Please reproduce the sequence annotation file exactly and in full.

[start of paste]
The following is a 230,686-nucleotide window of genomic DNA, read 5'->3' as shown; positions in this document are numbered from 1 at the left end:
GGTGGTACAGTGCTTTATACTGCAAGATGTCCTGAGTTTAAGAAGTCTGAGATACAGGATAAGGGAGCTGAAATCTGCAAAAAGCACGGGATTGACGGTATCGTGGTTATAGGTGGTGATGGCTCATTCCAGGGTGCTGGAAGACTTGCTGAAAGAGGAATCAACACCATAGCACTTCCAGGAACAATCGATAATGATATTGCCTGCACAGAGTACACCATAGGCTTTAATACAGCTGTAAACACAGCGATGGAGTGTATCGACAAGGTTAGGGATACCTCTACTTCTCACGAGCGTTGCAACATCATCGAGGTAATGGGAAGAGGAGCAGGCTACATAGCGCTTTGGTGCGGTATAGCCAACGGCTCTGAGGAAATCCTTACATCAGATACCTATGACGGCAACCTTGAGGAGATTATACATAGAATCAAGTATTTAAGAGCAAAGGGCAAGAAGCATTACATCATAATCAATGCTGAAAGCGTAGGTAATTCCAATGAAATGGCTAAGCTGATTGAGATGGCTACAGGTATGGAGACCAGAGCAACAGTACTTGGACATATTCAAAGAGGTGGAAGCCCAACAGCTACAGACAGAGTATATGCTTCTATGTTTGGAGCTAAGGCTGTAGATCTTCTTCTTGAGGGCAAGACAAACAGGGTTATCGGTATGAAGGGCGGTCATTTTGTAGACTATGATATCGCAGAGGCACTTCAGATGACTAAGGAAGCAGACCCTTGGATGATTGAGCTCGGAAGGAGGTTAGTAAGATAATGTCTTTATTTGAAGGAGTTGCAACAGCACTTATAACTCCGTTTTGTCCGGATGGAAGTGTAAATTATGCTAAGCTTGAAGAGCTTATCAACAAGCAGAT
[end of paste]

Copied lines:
The following is a 230,686-nucleotide window of genomic DNA, read 5'->3' as shown; positions in this document are numbered from 1 at the left end:
GGTGGTACAGTGCTTTATACTGCAAGATGTCCTGAGTTTAAGAAGTCTGAGATACAGGATAAGGGAGCTGAAATCTGCAAAAAGCACGGGATTGACGGTATCGTGGTTATAGGTGGTGATGGCTCATTCCAGGGTGCTGGAAGACTTGCTGAAAGAGGAATCAACACCATAGCACTTCCAGGAACAATCGATAATGATATTGCCTGCACAGAGTACACCATAGGCTTTAATACAGCTGTAAACACAGCGATGGAGTGTATCGACAAGGTTAGGGATACCTCTACTTCTCACGAGCGTTGCAACATCATCGAGGTAATGGGAAGAGGAGCAGGCTACATAGCGCTTTGGTGCGGTATAGCCAACGGCTCTGAGGAAATCCTTACATCAGATACCTATGACGGCAACCTTGAGGAGATTATACATAGAATCAAGTATTTAAGAGCAAAGGGCAAGAAGCATTACATCATAATCAATGCTGAAAGCGTAGGTAATTCCAATGAAATGGCTAAGCTGATTGAGATGGCTACAGGTATGGAGACCAGAGCAACAGTACTTGGACATATTCAAAGAGGTGGAAGCCCAACAGCTACAGACAGAGTATATGCTTCTATGTTTGGAGCTAAGGCTGTAGATCTTCTTCTTGAGGGCAAGACAAACAGGGTTATCGGTATGAAGGGCGGTCATTTTGTAGACTATGATATCGCAGAGGCACTTCAGATGACTAAGGAAGCAGACCCTTGGATGATTGAGCTCGGAAGGAGGTTAGTAAGATAATGTCTTTATTTGAAGGAGTTGCAACAGCACTTATAACTCCGTTTTGTCCGGATGGAAGTGTAAATTATGCTAAGCTTGAAGAGCTTATCAACAAGCAGAT